Total return offers the best measure of a portfolio’s performance. It’s defined as the percentage change, over a specified period, of your portfolio’s value, adjusted to account for the reinvestment of all distributions of dividends and capital gains. Income dividends is the interest earned on bonds or cash investments, or the dividends paid from common stock holdings. Capital gains distributions come into play when securities are sold at a profit. (Or, conversely, when securities are sold at a loss which triggers a capital loss, that can offset realized gains.).
Total return is a useful tool for comparing the performance of your
portfolio against an appropriate benchmark (typically the return as stated
in the Investment Policy Statement part of your financial plan.).
Capital returns are unpredictable and can fluctuate significantly. But the impact of those fluctuations lessens over time. Income returns tend to be more durable and predictable than capital returns. Income returns are taxed at rates ranging from 15% to 39.6%, while capital returns are taxed at a maximum rate of 20%. Therefore, if you invest in a taxable account, a fund that produces mainly capital returns may be more tax-efficient than one producing primarily income returns.
|The table below shows how the
components of total return have differed over time for the three asset
Components of Total Return
Income Return Capital Return Total ReturnCash Investments 3.9% 0% 3.9%
(U.S. Treasury bills)
Bonds 6.1% –0.4% 5.7%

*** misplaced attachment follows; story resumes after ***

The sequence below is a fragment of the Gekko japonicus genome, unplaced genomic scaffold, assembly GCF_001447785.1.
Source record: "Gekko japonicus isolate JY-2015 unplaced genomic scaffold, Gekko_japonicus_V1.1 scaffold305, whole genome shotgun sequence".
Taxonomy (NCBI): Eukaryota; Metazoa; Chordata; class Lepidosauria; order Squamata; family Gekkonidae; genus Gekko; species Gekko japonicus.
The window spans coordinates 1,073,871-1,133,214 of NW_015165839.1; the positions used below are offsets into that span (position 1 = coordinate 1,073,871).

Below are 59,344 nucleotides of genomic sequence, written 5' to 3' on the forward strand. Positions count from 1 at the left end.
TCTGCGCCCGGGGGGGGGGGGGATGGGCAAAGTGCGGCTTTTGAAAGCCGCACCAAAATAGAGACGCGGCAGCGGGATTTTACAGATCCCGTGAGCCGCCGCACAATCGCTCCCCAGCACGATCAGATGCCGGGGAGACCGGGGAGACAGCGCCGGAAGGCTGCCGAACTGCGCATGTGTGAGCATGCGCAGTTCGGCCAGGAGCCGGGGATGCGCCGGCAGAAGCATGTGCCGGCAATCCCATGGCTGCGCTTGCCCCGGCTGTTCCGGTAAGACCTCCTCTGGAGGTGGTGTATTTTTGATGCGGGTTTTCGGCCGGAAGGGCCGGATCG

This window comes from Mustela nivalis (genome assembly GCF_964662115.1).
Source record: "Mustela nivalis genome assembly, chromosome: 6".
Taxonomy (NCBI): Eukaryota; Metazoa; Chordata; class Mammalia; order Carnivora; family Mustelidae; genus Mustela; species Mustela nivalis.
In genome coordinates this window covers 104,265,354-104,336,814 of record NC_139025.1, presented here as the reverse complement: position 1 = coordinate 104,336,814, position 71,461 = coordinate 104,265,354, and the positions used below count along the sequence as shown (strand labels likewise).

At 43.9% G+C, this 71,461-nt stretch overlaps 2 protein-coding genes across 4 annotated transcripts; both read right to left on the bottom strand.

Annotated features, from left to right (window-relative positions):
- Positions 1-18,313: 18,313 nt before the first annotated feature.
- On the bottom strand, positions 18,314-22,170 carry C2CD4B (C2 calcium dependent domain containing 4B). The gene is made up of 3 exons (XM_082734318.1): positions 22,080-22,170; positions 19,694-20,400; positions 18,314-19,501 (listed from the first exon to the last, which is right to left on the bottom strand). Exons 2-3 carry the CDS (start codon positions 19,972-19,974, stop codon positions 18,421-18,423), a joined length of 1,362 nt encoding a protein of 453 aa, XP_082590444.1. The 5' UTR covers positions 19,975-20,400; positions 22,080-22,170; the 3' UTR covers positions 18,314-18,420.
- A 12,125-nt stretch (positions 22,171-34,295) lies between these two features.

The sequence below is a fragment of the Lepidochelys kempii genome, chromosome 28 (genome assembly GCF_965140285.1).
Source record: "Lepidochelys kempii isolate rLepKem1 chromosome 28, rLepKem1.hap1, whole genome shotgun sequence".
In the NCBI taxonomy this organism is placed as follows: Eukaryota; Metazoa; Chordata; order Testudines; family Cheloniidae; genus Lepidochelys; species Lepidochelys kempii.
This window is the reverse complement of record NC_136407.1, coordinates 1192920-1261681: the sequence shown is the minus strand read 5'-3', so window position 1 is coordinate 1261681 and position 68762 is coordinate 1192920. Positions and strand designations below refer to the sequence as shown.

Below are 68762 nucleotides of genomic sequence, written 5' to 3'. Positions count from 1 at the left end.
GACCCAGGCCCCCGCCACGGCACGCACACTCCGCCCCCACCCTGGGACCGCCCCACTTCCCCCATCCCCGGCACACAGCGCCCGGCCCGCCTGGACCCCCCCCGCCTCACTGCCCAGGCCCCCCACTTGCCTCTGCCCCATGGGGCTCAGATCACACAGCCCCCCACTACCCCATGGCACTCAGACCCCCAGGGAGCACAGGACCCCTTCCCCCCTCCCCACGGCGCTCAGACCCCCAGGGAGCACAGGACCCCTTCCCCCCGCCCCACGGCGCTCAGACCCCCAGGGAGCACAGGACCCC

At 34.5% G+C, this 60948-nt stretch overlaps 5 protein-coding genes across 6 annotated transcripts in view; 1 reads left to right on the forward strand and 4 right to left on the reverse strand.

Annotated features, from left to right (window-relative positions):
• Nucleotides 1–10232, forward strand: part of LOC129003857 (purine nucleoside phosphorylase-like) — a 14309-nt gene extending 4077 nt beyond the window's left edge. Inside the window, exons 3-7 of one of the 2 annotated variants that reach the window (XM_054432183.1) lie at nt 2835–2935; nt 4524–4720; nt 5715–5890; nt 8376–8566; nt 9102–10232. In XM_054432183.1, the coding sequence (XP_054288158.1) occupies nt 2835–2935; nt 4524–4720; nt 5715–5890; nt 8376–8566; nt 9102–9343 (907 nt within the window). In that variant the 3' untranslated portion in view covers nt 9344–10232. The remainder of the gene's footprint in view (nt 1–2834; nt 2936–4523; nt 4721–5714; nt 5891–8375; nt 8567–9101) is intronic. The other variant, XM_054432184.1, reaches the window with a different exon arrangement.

(long-term U.S. corporate bonds)
Stocks * 4.7% 6.5% 11.2%
* Standard & Poor's® 500 Composite Stock Price
Index Source: The Vanguard
Many investors confuse yield with total return and they tend to overemphasize dividend and capital gains distributions. Yield is just one component of total return and it measures current income (dividends or interest) produced and expressed as a percentage. Generally, yield is based on income earned over the past 30 days and is annualized, or projected forward for the coming year. Yield does not include any capital gains distributions. Yield does not reflect portfolio fluctuation —which sometimes accounts for much of a total return number.
Dividend and capital gains distributions are key components of total return. How a portfolio's total return is apportioned can have important tax consequences. In a taxable account, most distributions are taxable, even if you reinvest them. But you are not taxed on price appreciation or depreciation until you sell. Therefore, you could end up keeping more of the return produced by the portfolio that makes fewer distributions.
Remember that your portfolio return figures are most meaningful when compared with the returns for an appropriate benchmark index which takes into account your particular investment mix, and purchasing and redemption activity. The Investment Policy Statement of your financial plan will outline the return your portfolio needs to achieve in order to reach your goals – whether they be to supplement your income from other sources, or to pass on as large a legacy as possible
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